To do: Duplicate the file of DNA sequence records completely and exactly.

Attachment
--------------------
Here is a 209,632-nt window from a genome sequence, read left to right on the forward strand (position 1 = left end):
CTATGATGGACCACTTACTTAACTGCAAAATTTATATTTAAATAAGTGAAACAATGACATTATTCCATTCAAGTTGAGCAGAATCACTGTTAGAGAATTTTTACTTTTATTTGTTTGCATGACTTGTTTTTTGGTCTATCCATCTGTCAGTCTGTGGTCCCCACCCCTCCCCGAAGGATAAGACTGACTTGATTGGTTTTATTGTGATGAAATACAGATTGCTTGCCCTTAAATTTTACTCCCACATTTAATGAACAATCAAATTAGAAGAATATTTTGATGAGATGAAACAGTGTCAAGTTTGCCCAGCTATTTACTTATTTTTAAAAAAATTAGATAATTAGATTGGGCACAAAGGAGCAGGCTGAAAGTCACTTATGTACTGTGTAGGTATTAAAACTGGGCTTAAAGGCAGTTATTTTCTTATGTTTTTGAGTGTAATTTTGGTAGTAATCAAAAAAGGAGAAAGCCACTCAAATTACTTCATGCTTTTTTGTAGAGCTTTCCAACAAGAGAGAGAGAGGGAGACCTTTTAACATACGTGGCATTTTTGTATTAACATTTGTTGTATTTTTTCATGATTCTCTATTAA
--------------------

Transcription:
Here is a 209,632-nt window from a genome sequence, read left to right on the forward strand (position 1 = left end):
CTATGATGGACCACTTACTTAACTGCAAAATTTATATTTAAATAAGTGAAACAATGACATTATTCCATTCAAGTTGAGCAGAATCACTGTTAGAGAATTTTTACTTTTATTTGTTTGCATGACTTGTTTTTTGGTCTATCCATCTGTCAGTCTGTGGTCCCCACCCCTCCCCGAAGGATAAGACTGACTTGATTGGTTTTATTGTGATGAAATACAGATTGCTTGCCCTTAAATTTTACTCCCACATTTAATGAACAATCAAATTAGAAGAATATTTTGATGAGATGAAACAGTGTCAAGTTTGCCCAGCTATTTACTTATTTTTAAAAAAATTAGATAATTAGATTGGGCACAAAGGAGCAGGCTGAAAGTCACTTATGTACTGTGTAGGTATTAAAACTGGGCTTAAAGGCAGTTATTTTCTTATGTTTTTGAGTGTAATTTTGGTAGTAATCAAAAAAGGAGAAAGCCACTCAAATTACTTCATGCTTTTTTGTAGAGCTTTCCAACAAGAGAGAGAGAGGGAGACCTTTTAACATACGTGGCATTTTTGTATTAACATTTGTTGTATTTTTTCATGATTCTCTATTAA